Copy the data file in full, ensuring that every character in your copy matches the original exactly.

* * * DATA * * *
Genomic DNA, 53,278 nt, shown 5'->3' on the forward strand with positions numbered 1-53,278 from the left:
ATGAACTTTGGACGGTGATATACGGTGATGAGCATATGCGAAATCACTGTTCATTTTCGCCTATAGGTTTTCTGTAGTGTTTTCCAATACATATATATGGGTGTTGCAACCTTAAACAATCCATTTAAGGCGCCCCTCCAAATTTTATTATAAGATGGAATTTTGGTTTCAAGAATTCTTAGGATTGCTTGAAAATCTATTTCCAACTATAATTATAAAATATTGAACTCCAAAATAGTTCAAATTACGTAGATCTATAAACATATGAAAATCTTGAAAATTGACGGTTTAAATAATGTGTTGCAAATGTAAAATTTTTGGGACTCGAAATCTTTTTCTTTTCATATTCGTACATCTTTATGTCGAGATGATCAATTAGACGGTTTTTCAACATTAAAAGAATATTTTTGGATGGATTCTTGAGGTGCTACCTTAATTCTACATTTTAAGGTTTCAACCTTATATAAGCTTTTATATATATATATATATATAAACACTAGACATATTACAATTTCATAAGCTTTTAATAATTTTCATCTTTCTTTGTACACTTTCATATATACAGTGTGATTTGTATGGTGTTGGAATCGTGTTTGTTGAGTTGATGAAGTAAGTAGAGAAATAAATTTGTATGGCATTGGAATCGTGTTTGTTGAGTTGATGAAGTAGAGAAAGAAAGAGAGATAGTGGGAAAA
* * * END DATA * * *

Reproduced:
Genomic DNA, 53,278 nt, shown 5'->3' on the forward strand with positions numbered 1-53,278 from the left:
ATGAACTTTGGACGGTGATATACGGTGATGAGCATATGCGAAATCACTGTTCATTTTCGCCTATAGGTTTTCTGTAGTGTTTTCCAATACATATATATGGGTGTTGCAACCTTAAACAATCCATTTAAGGCGCCCCTCCAAATTTTATTATAAGATGGAATTTTGGTTTCAAGAATTCTTAGGATTGCTTGAAAATCTATTTCCAACTATAATTATAAAATATTGAACTCCAAAATAGTTCAAATTACGTAGATCTATAAACATATGAAAATCTTGAAAATTGACGGTTTAAATAATGTGTTGCAAATGTAAAATTTTTGGGACTCGAAATCTTTTTCTTTTCATATTCGTACATCTTTATGTCGAGATGATCAATTAGACGGTTTTTCAACATTAAAAGAATATTTTTGGATGGATTCTTGAGGTGCTACCTTAATTCTACATTTTAAGGTTTCAACCTTATATAAGCTTTTATATATATATATATATATAAACACTAGACATATTACAATTTCATAAGCTTTTAATAATTTTCATCTTTCTTTGTACACTTTCATATATACAGTGTGATTTGTATGGTGTTGGAATCGTGTTTGTTGAGTTGATGAAGTAAGTAGAGAAATAAATTTGTATGGCATTGGAATCGTGTTTGTTGAGTTGATGAAGTAGAGAAAGAAAGAGAGATAGTGGGAAAA